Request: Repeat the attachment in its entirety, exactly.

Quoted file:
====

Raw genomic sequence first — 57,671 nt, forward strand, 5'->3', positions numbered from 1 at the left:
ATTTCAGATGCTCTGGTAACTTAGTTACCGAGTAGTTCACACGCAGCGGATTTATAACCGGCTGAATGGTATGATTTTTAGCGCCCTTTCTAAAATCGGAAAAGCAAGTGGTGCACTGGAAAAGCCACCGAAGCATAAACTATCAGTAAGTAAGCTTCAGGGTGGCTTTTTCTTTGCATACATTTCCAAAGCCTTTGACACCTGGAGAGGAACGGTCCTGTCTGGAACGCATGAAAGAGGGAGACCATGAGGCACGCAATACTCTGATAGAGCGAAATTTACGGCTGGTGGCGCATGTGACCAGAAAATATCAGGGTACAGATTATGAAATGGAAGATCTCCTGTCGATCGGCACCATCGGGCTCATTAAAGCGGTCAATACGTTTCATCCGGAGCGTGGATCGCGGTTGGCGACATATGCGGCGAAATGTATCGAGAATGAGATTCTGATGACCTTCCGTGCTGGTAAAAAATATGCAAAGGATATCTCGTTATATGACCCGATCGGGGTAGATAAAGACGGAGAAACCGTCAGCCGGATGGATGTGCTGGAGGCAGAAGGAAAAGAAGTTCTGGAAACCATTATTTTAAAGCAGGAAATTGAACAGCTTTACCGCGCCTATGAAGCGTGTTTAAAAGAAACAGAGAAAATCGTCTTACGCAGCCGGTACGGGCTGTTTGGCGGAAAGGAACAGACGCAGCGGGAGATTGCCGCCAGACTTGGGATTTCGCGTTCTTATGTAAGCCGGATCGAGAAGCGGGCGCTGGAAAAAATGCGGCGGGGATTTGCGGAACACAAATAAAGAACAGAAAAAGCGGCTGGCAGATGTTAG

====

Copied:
Raw genomic sequence first — 57,671 nt, forward strand, 5'->3', positions numbered from 1 at the left:
ATTTCAGATGCTCTGGTAACTTAGTTACCGAGTAGTTCACACGCAGCGGATTTATAACCGGCTGAATGGTATGATTTTTAGCGCCCTTTCTAAAATCGGAAAAGCAAGTGGTGCACTGGAAAAGCCACCGAAGCATAAACTATCAGTAAGTAAGCTTCAGGGTGGCTTTTTCTTTGCATACATTTCCAAAGCCTTTGACACCTGGAGAGGAACGGTCCTGTCTGGAACGCATGAAAGAGGGAGACCATGAGGCACGCAATACTCTGATAGAGCGAAATTTACGGCTGGTGGCGCATGTGACCAGAAAATATCAGGGTACAGATTATGAAATGGAAGATCTCCTGTCGATCGGCACCATCGGGCTCATTAAAGCGGTCAATACGTTTCATCCGGAGCGTGGATCGCGGTTGGCGACATATGCGGCGAAATGTATCGAGAATGAGATTCTGATGACCTTCCGTGCTGGTAAAAAATATGCAAAGGATATCTCGTTATATGACCCGATCGGGGTAGATAAAGACGGAGAAACCGTCAGCCGGATGGATGTGCTGGAGGCAGAAGGAAAAGAAGTTCTGGAAACCATTATTTTAAAGCAGGAAATTGAACAGCTTTACCGCGCCTATGAAGCGTGTTTAAAAGAAACAGAGAAAATCGTCTTACGCAGCCGGTACGGGCTGTTTGGCGGAAAGGAACAGACGCAGCGGGAGATTGCCGCCAGACTTGGGATTTCGCGTTCTTATGTAAGCCGGATCGAGAAGCGGGCGCTGGAAAAAATGCGGCGGGGATTTGCGGAACACAAATAAAGAACAGAAAAAGCGGCTGGCAGATGTTAG